Why I Tri? by Pam Kozu
My name is Pam Kozu and I am one of the lucky ones. I am grateful that I love my career as a nurse, have 2 fabulous grown children, and a very supportive loving husband. I bring that same gratefulness to my pursuit of triathlon. This year will be my fourth season as a triathlete and though I may be on the slow journey - it's my journey.
It all started when my spin instructor, Mike Swienty, suggested I tri a triathlon. At first, I was a little hesitant thinking there was no way I could ever do it. I was a competitive swimmer in high school and college and ran a couple of marathons in my 20's but I left those sports a good 30 years ago.
The first year I completed one sprint and had it not been for RTB I am sure it would have been my last. I am grateful for the friends, the group swimming, the Tuesday track, the lake swimming and the all-around encouragement that I have received for the last 4 years.
I have always used exercise to control my migraine headaches and over the years have appreciated a goal to reach for. Last year I did my first Olympic triathlon at Seafair and look forward to competing in 2 more this summer. I have been grateful for the following advice and encouragement along the way:
1. Wear a wetsuit - it will help you swim faster. (unless you're claustrophobic)
2. Wear dark tinted goggles in the lake - the sun will be in your eyes at one of the turns.
3. "Make sure you warm-up before the swim – swim 50 strokes out and 50 back" -Patty (I panicked the first time and had to hang on to the surfboard, so I’m glad I took this advice the second time around)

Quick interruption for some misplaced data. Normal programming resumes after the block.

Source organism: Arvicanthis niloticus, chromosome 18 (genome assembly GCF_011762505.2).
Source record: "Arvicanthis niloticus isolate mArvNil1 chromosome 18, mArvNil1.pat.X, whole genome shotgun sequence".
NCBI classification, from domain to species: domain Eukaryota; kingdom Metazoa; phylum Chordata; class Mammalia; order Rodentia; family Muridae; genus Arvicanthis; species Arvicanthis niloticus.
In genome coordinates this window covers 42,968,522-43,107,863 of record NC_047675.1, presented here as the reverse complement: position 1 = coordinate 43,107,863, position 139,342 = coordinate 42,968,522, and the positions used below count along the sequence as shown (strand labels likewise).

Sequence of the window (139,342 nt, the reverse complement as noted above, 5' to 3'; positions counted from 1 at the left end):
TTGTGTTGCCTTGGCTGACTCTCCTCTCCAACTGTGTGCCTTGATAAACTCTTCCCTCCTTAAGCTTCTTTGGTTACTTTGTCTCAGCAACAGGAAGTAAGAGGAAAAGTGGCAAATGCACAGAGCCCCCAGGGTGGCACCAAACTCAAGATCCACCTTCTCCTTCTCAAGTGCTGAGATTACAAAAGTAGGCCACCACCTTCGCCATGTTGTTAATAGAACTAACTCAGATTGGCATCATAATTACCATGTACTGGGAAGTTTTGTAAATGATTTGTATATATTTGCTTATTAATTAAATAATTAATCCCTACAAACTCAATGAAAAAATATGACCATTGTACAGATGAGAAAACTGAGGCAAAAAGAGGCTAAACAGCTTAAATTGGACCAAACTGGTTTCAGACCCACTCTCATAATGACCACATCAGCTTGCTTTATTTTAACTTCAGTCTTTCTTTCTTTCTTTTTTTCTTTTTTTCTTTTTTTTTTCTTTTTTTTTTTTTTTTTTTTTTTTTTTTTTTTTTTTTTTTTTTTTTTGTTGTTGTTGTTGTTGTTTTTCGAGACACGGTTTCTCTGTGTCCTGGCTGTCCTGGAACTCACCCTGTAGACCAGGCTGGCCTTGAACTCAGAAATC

4. "It will be fun to run a ½ marathon! Are you in? Always more fun when you have friends there." -Sean (even if you do have to take your shoes off every 5 miles)
5. "Gator tires cause fewer flats." –NW Tri and Bike (they always have good advice about everything!)
6. "Keep your legs moving fast even on the hills." -Mike (I'm still working on this one)
7. "Move your arms and your legs will follow." -Mary
8. "Long and slow" -Erin
I am grateful to be involved in a sport that offers good clean fun, competition, drive, ambition, and good health. I am grateful that I can be mediocre at all three sports and there is still a place for me. I am grateful I tri and I am in it for the long haul.
Raise the Bar
Race reports, upcoming events, news, and more, from RTB.